Antipole in the Baltic

From Vyborg through the Saimaa Canal to Lappeenranta

The Saimaa Canal links the Finnish Saimaa lakes to the Gulf of Finland and hence the Baltic.  It was built 1844-1856 and widened and modernised 1963-1968.  It passes through four lakes and eight locks lifted us 76m, one alone 12.4m.  It is impressive to be in such deep structures.  The locks have floating bollards built into the walls so there is a point to moor to which rises with the water level.

The canal is operated by Finland but the first five locks are in Russia, from which this section of the canal is leased.  At the first lock we were processed by Russian customs, where formalities took an hour to complete, including the writing of a report adding photographs of its author in front of the boat.  At the fifth lock we were processed by Russian border officials, where studying passports took another hour.  After that we crossed Lake Nuijamaa, through which the border runs, before being received into Finland, which took five minutes in total. It felt a bit like crossing Checkpoint Charlie in a Len Deighton novel.  We spent the night at the Finnish border post before continuing the next day though the last three locks.  We had had to motor the length of the canal, so it was a relief to be able to sail much of the short distance to Lappeenranta.

Antipole moored in front of the Spa Hotel (left of fountain).

We have been lapping up Lappeenranta.  It is a former garrison town and a large city with industry on the outskirts, while the central and harbour areas are now a popular resort and spa. We are moored right in the centre of the promenade outside the Spa Hotel.  We have the use of the spa facilities during the mornings and have been warming up our bones in the sauna and enjoying the pool and jacuzzi.  It has, at last, turned warmish and we have been able to sit out in the cockpit for the first time.  This is as we come up to mid-summer’s day, which is a major festival here and the start of the Finnish holiday period.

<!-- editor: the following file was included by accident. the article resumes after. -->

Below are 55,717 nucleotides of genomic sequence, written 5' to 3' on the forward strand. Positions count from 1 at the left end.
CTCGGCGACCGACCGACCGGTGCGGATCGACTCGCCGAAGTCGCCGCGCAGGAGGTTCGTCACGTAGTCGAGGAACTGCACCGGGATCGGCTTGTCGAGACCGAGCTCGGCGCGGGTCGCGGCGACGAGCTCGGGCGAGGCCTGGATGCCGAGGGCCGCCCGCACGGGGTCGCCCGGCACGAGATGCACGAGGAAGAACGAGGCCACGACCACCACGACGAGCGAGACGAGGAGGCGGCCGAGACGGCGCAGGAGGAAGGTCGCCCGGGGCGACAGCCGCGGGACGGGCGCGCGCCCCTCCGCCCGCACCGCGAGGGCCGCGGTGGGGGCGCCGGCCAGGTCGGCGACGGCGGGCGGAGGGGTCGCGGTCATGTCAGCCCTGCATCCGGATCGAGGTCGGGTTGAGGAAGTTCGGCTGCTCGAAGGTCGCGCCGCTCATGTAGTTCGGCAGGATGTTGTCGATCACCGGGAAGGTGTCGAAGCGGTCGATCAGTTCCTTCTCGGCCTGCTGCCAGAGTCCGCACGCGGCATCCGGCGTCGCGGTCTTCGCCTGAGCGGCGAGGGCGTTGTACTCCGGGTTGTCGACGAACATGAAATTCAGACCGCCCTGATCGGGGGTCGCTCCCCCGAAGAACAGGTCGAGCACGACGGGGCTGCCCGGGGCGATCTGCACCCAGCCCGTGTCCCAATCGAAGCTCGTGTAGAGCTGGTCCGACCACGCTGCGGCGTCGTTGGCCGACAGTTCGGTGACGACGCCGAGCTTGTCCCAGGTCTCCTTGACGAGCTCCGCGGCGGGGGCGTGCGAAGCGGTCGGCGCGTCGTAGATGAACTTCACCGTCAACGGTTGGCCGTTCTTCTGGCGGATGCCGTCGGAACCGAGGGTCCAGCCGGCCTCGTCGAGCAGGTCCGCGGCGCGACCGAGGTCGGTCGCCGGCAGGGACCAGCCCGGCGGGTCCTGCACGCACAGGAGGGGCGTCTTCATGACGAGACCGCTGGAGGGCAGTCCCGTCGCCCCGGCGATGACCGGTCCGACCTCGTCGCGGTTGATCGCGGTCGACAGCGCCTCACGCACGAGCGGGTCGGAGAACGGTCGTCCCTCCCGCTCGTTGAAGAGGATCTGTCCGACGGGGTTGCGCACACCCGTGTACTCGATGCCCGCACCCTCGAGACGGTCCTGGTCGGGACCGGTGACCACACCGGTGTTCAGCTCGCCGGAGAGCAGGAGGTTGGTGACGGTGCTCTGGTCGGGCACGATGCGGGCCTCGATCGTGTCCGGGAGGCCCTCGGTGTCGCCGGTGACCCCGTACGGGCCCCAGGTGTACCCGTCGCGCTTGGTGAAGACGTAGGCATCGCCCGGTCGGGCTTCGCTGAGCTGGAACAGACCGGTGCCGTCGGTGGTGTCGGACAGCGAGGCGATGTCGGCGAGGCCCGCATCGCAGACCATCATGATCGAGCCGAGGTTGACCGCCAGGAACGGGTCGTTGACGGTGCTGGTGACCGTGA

Finnish sailors follow a flag etiquette whereby ensigns are lowered overnight when in harbour, except on mid-summer’s night when they are flown all night.  With such long evenings and little darkness, it is difficult to know when the ensign should be lowered, so some harbours sound a signal, such as a bugle.  Here in Lappeenranta a trumpet sounds, presently at 10pm.  You can hear this by playing the following clip.

A bit of history

Finland had been part of the Russian empire since Peter the Great drove out the Swedes in 1710.  Following the Russian Revolution, Finland gained independence in 1917.  2017 marks the centenary of the country.  The region of Karelia was one of the most important, and the city of Viipuri (now Vyborg) was Finland’s second city after Helsinki.(See our previous blog on Vyborg.)

Grief at the war memorial

In 1939 the Soviet Union, wanting greater defensive areas around the approaches to Leningrad (now St Petersburg) attacked Finnish Karelia in what became known as the Winter War.  With temperatures down to -43°C, the tank-based Soviet army, weakened by Stalin’s purges, faired badly against the Fin’s troops on skis.  Once Hitler turned on the Soviet Union, a further war with Finland, known as the Continuation War, was fought from 1941-44.  There were heavy losses on both sides.  In the eventual peace treaty of 1947, Finland lost much of southern Karelia, including Viipuri.  To this day, this loss seems to be mourned.  In the museum here, much is devoted to the once lovely city and excursions to it are popular.  Finland was committed to war reparations which crippled its economy until they were paid off.

Nevertheless, it has, without EU assistance, developed one of the highest standards of living in Europe.  It has a highly developed welfare and health system, which has led to strains over the demands incomers place on it.

and next…

From Lappeeranta we shall be working northwards through the maze of narrow channels that form the Saimaa lake, some 160nm from north to south.  It should be very gentle sailing and motoring as the channels twist and turn and no wind direction is good for all.  This would be an excellent time for family or friends to visit. Expect lazy days in beautiful surroundings with interesting small towns, rather than exciting sailing. There are rail connections with Helsinki to several of our locations.  Contact us if you can come.  See our plan for details and dates.

love to all, Ynskje & Tony

PS Have now resolved problems with our track chart.  You can see our 2017 track here.

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